Truth be told, other package managers have these same variables to. They just simply bake the assumptions made about those variables into the rote techniques they employ to implement the system. Sobyks primary sin is that it's intended to be use for multiple systems for packaging at once.
But there is a great utility into locking down the loose ends that are not really loose to begin with. If someone knows what platform they want to target, that is not a variable anymore. If they know what version of Tcl, again, it's not a variable. If someone is targeting to interact with a population of packages, you can just assume they need to conform to whatever set of assumptions allows all of those packages to work at once.
What you find is that there are solutions sets for many of the variables that describe large populations of users. In physics they call that a Frame of Reference. I'll just shorten that to "Frame." A frame is nothing more than a bundle of assumptions. Two parties in the same frame can ignore a tremendous amount of really exotic physics interactions. Two parties in the same Yggdrasil frame can flatten a multidimensional monster into a filing system.
What is an Yggdrasil, do you ask? It's like a tree structure that you are familiar with from basic CS 101. However, instead of having an absolute root, the "center" or "base" of the tree is whatever point you are standing on. Following links out makes the structure more and more complex. And many paths can lead you back to where you started from. I take the name from the Norse concept of the World Tree. Legend has it that the tree is so immense that the leaves of the tree are knotted up in the roots of the tree. It's hard to envision, but some artists visualize it thus:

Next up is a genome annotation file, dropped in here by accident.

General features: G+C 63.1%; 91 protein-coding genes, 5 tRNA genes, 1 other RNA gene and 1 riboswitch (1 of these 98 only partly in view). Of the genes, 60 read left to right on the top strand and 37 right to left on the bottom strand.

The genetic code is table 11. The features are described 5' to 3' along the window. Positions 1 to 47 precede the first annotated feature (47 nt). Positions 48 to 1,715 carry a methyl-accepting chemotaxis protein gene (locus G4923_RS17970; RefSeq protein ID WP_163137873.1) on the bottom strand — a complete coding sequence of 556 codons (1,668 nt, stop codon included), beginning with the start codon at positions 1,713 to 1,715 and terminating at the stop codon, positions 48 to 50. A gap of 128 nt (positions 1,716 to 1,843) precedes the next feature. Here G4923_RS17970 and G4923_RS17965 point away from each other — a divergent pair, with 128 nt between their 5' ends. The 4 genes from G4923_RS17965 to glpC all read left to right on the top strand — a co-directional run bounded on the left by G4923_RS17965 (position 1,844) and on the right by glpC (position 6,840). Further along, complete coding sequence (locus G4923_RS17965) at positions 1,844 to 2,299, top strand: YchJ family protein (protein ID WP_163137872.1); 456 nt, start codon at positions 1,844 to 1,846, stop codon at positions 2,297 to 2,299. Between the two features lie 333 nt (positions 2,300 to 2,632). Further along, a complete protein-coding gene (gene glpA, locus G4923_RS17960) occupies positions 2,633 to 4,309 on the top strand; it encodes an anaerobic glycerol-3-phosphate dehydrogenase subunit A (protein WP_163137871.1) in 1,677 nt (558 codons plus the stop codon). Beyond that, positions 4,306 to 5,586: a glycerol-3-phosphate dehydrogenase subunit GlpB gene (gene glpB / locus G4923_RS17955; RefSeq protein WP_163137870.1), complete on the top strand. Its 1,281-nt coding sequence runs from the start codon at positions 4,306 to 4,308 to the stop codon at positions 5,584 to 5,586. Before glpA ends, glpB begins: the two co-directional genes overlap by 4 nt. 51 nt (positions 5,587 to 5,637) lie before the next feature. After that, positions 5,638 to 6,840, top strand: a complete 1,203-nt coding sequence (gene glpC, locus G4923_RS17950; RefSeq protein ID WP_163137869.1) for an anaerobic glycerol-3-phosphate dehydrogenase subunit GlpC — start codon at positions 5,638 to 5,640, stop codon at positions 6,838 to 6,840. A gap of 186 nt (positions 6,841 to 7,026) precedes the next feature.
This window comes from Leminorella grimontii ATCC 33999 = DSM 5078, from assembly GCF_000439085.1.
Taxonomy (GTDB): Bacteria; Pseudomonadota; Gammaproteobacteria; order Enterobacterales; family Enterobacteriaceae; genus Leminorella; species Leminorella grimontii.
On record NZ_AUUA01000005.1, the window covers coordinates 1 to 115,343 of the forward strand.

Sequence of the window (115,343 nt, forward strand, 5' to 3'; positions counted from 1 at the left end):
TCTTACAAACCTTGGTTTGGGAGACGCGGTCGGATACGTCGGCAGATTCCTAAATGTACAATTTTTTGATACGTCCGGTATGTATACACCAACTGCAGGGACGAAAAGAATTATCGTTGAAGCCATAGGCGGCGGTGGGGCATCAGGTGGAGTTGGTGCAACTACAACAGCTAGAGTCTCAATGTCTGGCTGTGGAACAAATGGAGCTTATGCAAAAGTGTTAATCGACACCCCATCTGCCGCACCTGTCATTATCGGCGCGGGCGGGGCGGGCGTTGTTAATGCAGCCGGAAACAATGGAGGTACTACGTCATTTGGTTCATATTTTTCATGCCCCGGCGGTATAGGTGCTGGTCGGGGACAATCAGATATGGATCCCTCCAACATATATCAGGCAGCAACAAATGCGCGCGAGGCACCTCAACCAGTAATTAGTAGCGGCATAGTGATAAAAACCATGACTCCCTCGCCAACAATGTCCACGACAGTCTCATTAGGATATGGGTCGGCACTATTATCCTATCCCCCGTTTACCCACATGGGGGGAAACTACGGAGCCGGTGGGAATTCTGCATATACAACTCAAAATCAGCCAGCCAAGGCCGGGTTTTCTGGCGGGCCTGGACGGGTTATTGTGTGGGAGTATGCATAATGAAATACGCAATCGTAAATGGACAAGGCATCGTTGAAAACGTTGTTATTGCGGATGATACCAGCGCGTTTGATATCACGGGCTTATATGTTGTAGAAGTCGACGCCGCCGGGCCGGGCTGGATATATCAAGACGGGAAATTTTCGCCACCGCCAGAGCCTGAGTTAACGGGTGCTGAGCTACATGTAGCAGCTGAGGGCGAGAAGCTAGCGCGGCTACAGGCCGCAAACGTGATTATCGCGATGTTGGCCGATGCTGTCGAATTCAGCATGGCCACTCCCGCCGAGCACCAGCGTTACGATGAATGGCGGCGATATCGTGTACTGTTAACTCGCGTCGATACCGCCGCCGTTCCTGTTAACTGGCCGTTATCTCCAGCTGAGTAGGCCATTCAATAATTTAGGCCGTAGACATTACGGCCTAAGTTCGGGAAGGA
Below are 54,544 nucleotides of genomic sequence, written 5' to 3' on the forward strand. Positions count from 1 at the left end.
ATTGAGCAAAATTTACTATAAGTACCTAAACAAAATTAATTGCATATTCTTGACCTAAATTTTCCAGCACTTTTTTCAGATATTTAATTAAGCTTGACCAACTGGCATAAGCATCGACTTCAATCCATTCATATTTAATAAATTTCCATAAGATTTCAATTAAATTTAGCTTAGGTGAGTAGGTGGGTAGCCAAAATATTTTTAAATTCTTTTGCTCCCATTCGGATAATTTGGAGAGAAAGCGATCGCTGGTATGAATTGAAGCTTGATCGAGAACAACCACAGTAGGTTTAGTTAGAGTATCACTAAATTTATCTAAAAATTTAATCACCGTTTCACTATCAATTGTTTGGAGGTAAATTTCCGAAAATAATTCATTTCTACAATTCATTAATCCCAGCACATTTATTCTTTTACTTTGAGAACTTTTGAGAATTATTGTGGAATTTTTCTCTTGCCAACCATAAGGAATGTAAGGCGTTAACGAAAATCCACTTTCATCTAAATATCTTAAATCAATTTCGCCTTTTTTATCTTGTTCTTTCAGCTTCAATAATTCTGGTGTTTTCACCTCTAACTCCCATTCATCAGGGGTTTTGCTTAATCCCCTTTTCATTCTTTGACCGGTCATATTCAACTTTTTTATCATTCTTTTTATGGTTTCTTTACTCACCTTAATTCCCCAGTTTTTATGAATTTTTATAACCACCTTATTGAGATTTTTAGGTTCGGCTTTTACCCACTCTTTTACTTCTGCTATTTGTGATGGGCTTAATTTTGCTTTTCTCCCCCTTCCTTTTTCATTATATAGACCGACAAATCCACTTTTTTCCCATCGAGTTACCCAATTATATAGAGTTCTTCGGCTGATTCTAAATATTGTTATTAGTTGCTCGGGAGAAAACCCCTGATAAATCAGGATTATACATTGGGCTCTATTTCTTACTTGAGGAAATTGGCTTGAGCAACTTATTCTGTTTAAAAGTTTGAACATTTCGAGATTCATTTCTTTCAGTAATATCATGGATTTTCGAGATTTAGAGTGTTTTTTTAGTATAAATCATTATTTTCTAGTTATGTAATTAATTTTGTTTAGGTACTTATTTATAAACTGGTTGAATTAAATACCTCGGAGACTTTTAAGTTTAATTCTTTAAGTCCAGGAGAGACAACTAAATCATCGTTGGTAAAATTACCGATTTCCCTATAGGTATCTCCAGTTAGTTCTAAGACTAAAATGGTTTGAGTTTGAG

How does one maintain this frame? Well fortunately we are implementing Sobyk with a user front end. My thinking is that throughout the process, that front end maintains the frame based on user preferences, and even allows them to customize that frame or even swap between several frames at once. Your package selection will be driven by the frame you seek. And thus, if a developer really needs to keep alive an application written 25 years ago that is built on a really old Tcl (say 8.5), and all other things being equal, he or she can still pull updates from packages that don't otherwise require a Tcl greater than 8.5.
At the same time, we can even track how many users are using a given frame, and use that as a way of gauging where to invest time in testing, bug fixes, and other QA issues.
Simply knowing a platform and a Tcl version is not enough, there are a host of design decisions that go into a frame. Even getting all of those variable documented will be a great big help. Having user's clients report to use the frame they were using when they had a problem will do a great deal to help replicate issues for testing. While at the same time, keeping the fact there is a frame hidden except when absolutely needed will keep searches from turning into an absolute nightmare for users.